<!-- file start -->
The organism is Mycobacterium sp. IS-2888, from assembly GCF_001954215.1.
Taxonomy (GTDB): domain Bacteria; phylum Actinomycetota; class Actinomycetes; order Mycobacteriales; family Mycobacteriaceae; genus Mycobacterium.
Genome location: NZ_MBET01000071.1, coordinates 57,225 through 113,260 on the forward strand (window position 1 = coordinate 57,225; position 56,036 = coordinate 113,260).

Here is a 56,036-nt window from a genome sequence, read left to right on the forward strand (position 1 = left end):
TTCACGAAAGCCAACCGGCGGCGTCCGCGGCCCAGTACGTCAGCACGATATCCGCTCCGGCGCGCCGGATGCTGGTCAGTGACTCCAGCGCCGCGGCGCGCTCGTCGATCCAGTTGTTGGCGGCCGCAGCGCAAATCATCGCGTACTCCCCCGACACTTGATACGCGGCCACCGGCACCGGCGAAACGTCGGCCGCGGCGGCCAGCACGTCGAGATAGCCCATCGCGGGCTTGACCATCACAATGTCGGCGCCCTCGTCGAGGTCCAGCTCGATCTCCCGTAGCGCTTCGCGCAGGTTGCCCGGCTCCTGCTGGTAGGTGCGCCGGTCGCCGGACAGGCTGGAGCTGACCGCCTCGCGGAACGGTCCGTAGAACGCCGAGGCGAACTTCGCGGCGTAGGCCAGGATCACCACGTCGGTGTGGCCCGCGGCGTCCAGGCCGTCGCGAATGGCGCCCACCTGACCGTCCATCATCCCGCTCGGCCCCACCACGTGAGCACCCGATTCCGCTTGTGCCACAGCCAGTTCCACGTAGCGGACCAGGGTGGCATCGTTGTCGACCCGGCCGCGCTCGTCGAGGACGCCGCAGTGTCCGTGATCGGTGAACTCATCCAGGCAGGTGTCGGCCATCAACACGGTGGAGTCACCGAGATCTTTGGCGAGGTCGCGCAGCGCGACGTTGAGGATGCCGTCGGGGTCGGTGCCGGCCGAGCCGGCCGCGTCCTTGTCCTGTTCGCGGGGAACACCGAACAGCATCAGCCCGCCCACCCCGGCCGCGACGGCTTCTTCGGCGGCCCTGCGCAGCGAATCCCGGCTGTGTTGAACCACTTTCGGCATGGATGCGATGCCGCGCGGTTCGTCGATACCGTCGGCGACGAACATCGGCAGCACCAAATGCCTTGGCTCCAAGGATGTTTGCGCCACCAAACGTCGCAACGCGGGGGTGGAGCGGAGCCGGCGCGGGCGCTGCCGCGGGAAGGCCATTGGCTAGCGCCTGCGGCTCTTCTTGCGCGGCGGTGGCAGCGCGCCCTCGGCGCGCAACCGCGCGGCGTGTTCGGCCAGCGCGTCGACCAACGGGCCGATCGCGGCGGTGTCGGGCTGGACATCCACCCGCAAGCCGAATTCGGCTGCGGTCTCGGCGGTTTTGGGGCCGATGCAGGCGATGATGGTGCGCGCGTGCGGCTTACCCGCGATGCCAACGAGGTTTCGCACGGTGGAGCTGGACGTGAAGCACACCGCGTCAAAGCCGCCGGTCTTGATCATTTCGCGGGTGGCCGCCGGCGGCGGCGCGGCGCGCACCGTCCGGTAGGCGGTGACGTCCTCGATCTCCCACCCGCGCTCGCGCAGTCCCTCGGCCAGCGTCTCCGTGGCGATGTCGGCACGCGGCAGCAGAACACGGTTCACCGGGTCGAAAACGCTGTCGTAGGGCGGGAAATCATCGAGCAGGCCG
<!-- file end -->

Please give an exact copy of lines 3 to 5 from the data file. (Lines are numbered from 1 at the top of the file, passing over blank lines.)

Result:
Genome location: NZ_MBET01000071.1, coordinates 57,225 through 113,260 on the forward strand (window position 1 = coordinate 57,225; position 56,036 = coordinate 113,260).

Here is a 56,036-nt window from a genome sequence, read left to right on the forward strand (position 1 = left end):
TTCACGAAAGCCAACCGGCGGCGTCCGCGGCCCAGTACGTCAGCACGATATCCGCTCCGGCGCGCCGGATGCTGGTCAGTGACTCCAGCGCCGCGGCGCGCTCGTCGATCCAGTTGTTGGCGGCCGCAGCGCAAATCATCGCGTACTCCCCCGACACTTGATACGCGGCCACCGGCACCGGCGAAACGTCGGCCGCGGCGGCCAGCACGTCGAGATAGCCCATCGCGGGCTTGACCATCACAATGTCGGCGCCCTCGTCGAGGTCCAGCTCGATCTCCCGTAGCGCTTCGCGCAGGTTGCCCGGCTCCTGCTGGTAGGTGCGCCGGTCGCCGGACAGGCTGGAGCTGACCGCCTCGCGGAACGGTCCGTAGAACGCCGAGGCGAACTTCGCGGCGTAGGCCAGGATCACCACGTCGGTGTGGCCCGCGGCGTCCAGGCCGTCGCGAATGGCGCCCACCTGACCGTCCATCATCCCGCTCGGCCCCACCACGTGAGCACCCGATTCCGCTTGTGCCACAGCCAGTTCCACGTAGCGGACCAGGGTGGCATCGTTGTCGACCCGGCCGCGCTCGTCGAGGACGCCGCAGTGTCCGTGATCGGTGAACTCATCCAGGCAGGTGTCGGCCATCAACACGGTGGAGTCACCGAGATCTTTGGCGAGGTCGCGCAGCGCGACGTTGAGGATGCCGTCGGGGTCGGTGCCGGCCGAGCCGGCCGCGTCCTTGTCCTGTTCGCGGGGAACACCGAACAGCATCAGCCCGCCCACCCCGGCCGCGACGGCTTCTTCGGCGGCCCTGCGCAGCGAATCCCGGCTGTGTTGAACCACTTTCGGCATGGATGCGATGCCGCGCGGTTCGTCGATACCGTCGGCGACGAACATCGGCAGCACCAAATGCCTTGGCTCCAAGGATGTTTGCGCCACCAAACGTCGCAACGCGGGGGTGGAGCGGAGCCGGCGCGGGCGCTGCCGCGGGAAGGCCATTGGCTAGCGCCTGCGGCTCTTCTTGCGCGGCGGTGGCAGCGCGCCCTCGGCGCGCAACCGCGCGGCGTGTTCGGCCAGCGCGTCGACCAACGGGCCGATCGCGGCGGTGTCGGGCTGGACATCCACCCGCAAGCCGAATTCGGCTGCGGTCTCGGCGGTTTTGGGGCCGATGCAGGCGATGATGGTGCGCGCGTGCGGCTTACCCGCGATGCCAACGAGGTTTCGCACGGTGGAGCTGGACGTGAAGCACACCGCGTCAAAGCCGCCGGTCTTGATCATTTCGCGGGTGGCCGCCGGCGGCGGCGCGGCGCGCACCGTCCGGTAGGCGGTGACGTCCTCGATCTCCCACCCGCGCTCGCGCAGTCCCTCGGCCAGCGTCTCCGTGGCGATGTCGGCACGCGGCAGCAGAACACGGTTCACCGGGTCGAAAACGCTGTCGTAGGGCGGGAAATCATCGAGCAGGCCG